Webster Clay Ball (October 6, 1847 – March 6, 1922) was a jeweller and watchmaker in Ohio, and the first jeweller to use the United States Naval Observatory’s time signals i.e. Standard Time. His foray into what would become Ball’s most famous collection of watches had its genesis in a collision between Lake Shore and Michigan Southern Railway trains at Kipton, Ohio, in 1891, caused by the failure of an engineer’s watch.
Webb Ball was commissioned by the railway to become their Chief Time Inspector, with the responsibility of manufacturing and maintaining sturdy, reliable and precise timepieces and establishing a reliable inspection system for railroad chronometers. This new position lead to the expansion of his jewellery company into the Ball Watch Company, and his system would end up covering some 75% of the nation’s railroads and over 175,000 miles of rail tracks.
I can’t recall how and when I first heard about Ball watches, but I do recall that it was during a period of research into watches with a good level of luminosity. If you look at the brand’s collection lines – Railroad, Engineer, Fireman, Conductor, Trainmaster, you get an indication of their continued focus on function-driven models, but apart from the Railroad watches on which their history is based, one of the things for which they are most well known in modern times has been the quality of their lume.
When selecting a watch where its night time visibility is of primary importance, there are a lot of options. Many of these options use SuperLumiNova, but a number of brands such as Ball Watch and Luminox use tiny glass tubes of gaseous tritium (GTLS or Gaseous Tritium Light Source) sourced from MB-Microtec.
Ball was, in fact, an early proponent of the use of tritium tubes in watches, increasing the amount of tritium used in a watch by four times and for some time, the only company producing watches with this level of tritium illumination. Tritium tubes do not need an external light source for luminosity, unlike the aforementioned SuperLumiNova, which loses its glow after a certain period of time. However, this also means that they have a shelf life, although at about a quarter of a century, their replacement probably need not concern you much, though obviously the tubes can be replaced by Ball.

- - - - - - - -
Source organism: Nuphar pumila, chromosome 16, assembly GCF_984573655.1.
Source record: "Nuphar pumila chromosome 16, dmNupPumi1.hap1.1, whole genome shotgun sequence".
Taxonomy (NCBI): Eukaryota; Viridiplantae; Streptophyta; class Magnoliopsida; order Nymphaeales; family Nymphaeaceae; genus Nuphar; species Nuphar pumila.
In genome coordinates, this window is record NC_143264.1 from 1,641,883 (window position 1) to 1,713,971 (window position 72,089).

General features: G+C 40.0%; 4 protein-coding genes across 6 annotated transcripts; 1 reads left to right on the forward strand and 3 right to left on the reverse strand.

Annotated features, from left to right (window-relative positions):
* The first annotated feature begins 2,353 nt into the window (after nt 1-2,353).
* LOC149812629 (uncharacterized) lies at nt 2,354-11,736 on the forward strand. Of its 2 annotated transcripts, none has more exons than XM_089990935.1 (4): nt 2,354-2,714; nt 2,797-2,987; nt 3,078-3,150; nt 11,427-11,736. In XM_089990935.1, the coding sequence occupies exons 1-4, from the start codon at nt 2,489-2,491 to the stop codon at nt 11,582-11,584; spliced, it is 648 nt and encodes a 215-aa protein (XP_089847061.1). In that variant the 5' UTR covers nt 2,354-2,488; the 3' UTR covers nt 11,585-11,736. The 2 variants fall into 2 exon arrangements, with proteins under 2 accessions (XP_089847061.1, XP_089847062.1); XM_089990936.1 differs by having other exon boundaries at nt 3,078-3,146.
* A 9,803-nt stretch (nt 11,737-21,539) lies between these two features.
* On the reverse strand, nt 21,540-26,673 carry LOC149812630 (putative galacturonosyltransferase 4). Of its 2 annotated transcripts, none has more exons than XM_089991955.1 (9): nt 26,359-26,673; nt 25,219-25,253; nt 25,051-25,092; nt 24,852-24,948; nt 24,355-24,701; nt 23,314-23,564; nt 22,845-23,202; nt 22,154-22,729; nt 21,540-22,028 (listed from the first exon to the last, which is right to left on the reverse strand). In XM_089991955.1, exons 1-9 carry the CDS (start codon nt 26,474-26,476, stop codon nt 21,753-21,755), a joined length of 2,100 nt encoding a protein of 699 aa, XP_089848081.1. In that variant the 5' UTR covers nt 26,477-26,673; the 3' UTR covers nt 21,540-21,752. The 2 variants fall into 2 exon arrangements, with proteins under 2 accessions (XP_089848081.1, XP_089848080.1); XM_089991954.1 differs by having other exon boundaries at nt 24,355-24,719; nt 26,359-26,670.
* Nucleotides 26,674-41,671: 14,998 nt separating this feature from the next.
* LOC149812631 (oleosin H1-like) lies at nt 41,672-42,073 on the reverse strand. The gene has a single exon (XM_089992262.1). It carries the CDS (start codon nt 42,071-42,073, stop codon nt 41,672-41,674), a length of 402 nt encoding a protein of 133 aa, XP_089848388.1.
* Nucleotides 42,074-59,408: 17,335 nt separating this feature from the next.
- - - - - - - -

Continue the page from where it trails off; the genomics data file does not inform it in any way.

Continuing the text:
Today’s watch is Ball’s Fireman Night Train DLC with, as the name suggests, DLC coated stainless steel, which is about five times the hardness of stainless steel, harder than PVD, and with that ‘stealth’ look much loved by watch folks. The use of DLC makes the watch tougher and more durable than were it just stainless steel.
At 45mm with a height of 11.65mm it is not a small watch, but both because it isn’t overly thick and because it is DLCd, it is more discreet looking than say a 45mm stainless steel white dialled watch of the same size would be, and it also sits close and comfortably on the wrist on a rubber strap.
The dial is clean and sharp and lume works really well even during the day, as you can see from the photo below, which was taken with the brief use of a small torch to bring out the lume. There are in fact 75 micro gas tubes on the hours, minutes, sweep seconds and date, in three different colours (green, orange and yellow).
The Fireman Night Train DLC has a water resistance of 100m. Inside is the ever reliable ETA 2824/2 calibre.
Although a brand widely known in the U.S. and amongst watch folk, especially for the quality of their lume, Ball is not yet a very visible brand in Australia, although there are authorised dealers here. These are not flashy watches but good solid functional timepieces at a reasonable price point; the Ball models that I like best are, of course, the ones with the tubes – after all, you can never have enough good lume.
The RRP for the Fireman Night Train DLC in Australia is $2,100.